The production process would take place within a community, unlike the current labor system, with many workers providing essential basic services to communities outside their own. Their labor results in intangible outcomes for their own lives or those in their community. In addition, the current labor practice of people toiling, working, and striving for results is often not enough for people to survive at the most basic level – access to healthy food, affordable and equitable health care, and education are not present in many people’s lives. Especially not for our most ‘essential workers,’ who tend to be paid the least to keep our necessary societal systems functioning.
Embracing a love ethic in our current capitalist society means claiming universal basic services for all, not for the few and the same. Capitalism promotes the well-being of a minority at the expense of the majority and is based on the exploitation of the working masses. It exploits and fuels fabricated chauvinistic differences that manifest themselves in xenophobia, sexism, racism, and imperialism, while dialectically promoting the homogeneity and uniformity that enable the united ‘we’ of nationalism.
In our modern societies, the search for communion has been superseded by sameness. Nation-states, which are the primary units of global order, require a collective identity (nation) tied to a political unit of power (state). This violent process relies on the homogenization of identities, resulting in violence to eliminate the “other,” those who do not fit into the nation-state’s agenda: India’s and Pakistan’s independence and partition, Israel’s creation and the Nakba, the United States and the genocide of Native Americans, among many others. Manufacturing an ethnic or religious majority, and creating a minority in the process, is the process of building a nation-state.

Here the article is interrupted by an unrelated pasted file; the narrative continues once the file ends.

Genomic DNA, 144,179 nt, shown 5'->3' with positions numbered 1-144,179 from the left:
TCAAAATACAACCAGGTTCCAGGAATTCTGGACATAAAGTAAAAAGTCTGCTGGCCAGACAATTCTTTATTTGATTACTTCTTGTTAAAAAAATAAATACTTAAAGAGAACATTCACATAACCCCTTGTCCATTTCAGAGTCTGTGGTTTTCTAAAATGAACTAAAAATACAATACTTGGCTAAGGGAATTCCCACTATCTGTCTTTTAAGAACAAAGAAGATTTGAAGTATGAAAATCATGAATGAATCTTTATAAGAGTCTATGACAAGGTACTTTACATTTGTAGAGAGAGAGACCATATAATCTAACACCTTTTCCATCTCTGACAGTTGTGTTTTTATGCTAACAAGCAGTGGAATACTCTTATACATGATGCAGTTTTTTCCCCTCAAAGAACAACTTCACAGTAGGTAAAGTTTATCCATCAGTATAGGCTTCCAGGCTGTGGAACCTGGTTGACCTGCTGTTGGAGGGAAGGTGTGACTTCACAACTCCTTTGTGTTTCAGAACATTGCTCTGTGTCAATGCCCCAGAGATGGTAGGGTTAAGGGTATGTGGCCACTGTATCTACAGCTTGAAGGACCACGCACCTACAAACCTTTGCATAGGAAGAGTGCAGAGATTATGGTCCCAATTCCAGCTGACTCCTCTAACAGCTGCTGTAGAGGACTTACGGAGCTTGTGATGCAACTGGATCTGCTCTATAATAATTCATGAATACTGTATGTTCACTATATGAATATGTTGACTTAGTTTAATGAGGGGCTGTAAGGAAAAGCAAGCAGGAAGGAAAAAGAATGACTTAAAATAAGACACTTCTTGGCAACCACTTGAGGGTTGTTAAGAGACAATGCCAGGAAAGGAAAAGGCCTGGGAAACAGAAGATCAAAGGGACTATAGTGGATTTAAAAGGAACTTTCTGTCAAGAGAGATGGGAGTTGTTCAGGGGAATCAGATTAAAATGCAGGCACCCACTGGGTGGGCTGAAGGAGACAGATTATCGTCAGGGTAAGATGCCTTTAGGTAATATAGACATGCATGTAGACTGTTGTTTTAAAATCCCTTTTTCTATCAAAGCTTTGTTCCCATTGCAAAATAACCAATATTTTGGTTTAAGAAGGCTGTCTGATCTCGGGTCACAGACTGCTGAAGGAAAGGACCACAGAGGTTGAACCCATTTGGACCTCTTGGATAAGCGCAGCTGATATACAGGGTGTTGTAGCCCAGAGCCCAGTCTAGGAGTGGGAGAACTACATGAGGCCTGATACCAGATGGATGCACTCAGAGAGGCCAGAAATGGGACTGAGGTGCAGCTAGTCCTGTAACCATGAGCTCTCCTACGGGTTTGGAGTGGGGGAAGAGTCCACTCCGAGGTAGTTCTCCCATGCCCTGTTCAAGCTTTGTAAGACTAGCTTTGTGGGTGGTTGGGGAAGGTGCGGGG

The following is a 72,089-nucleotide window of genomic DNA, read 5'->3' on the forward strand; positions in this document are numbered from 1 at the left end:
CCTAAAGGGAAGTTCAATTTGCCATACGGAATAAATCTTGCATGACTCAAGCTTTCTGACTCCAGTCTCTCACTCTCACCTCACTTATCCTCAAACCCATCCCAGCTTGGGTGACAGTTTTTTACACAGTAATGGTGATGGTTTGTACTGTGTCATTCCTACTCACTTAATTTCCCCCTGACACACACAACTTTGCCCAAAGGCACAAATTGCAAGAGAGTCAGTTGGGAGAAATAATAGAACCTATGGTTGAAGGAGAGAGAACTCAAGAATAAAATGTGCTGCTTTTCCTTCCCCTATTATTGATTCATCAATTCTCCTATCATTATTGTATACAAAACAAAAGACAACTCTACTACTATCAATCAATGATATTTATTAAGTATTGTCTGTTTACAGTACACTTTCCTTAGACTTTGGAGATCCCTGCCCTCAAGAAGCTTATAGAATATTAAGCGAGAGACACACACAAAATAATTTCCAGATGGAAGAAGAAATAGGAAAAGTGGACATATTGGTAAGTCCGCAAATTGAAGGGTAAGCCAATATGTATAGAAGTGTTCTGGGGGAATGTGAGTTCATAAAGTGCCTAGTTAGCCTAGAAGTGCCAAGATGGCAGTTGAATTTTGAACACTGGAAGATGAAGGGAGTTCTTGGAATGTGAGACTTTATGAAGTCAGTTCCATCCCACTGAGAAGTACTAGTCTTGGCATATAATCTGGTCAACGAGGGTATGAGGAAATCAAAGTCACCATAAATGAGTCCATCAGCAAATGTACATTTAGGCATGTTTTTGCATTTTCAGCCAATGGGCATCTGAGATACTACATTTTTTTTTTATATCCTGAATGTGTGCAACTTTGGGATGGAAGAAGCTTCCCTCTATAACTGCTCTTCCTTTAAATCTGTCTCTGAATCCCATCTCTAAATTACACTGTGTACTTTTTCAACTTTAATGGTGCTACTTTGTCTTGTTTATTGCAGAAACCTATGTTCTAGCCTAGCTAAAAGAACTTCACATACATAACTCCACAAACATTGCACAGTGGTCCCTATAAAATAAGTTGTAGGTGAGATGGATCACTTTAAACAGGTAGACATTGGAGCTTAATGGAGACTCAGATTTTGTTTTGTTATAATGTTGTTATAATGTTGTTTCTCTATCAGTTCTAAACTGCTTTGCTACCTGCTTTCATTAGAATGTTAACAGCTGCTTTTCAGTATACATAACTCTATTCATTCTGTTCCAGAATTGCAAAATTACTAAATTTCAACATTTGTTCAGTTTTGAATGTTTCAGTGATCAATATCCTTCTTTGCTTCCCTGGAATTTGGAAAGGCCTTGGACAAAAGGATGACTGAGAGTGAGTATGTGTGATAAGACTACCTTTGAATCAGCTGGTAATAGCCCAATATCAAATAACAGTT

Our global world order was built through a violent and alienating processes called colonialism and capitalism, and most of our current nation-states and the relationships between them are structurally shaped by them. For more than 100 years, nation-states have been based on the premise that people are artificially different from each other, moving further and further away from mutual love, respect, and understanding. But is there no other way?
Imagine a state without a nation, built on accepting and valuing others instead of seeking power by artificially and forcibly uniting them. Imagine work that was healing because it provided the security of a comfortable livelihood for all. Restoring the practice of solidarity through an ethic of love can move society beyond a fixation on the individual to community care.
Connecting labor and climate struggles
Capitalism, nationalism, classism, and other systems of domination thrive on the pervasive lovelessness in society because they emphasize sameness, the individual over the collective, or the collective as unity personified by an individual – ‘the dictator,’ ‘the savior,’ ‘the avenger.’ Affirming that all individuals deserve a roof over their heads and comfort during dramatically changing weather patterns and extreme climatic events, consistent food and nutrition, access to health care for physical and mental well-being, and educational facilities to learn critical thinking, empathy, and how the world works, is radical. It is a radical act because it embraces the collective not as prefabricated unity but as multiplicity.
As bell hooks notes, “without an ethic of love shaping the direction of our political vision and our radical aspirations, we are often seduced, in one way or the other, into continued allegiance to systems of domination – imperialism, sexism, racism, classism.”
The climate crisis, as a social crisis, is dependent on the systems of capitalism that promote endless growth to achieve production benefits (profits), creating a society that is unjust and unsustainable. This framing places short-term individualistic gain above the longer-term collective good. The fight against this system, which extracts excessively from the environment and people in the pursuit of endless economic growth, leading to worsening environmental and social conditions, challenges us, exploited and divided workers around the world, to converge environmental and social justice struggles. And these interconnected struggles demand an ethic of love.
Note from the editors: This article is a contribution to the Berliner Gazette’s “Allied Grounds” text series; its German version is available here. You can find more contents on the English-language “Allied Grounds” website. Have a look here: https://allied-grounds.berlinergazette.de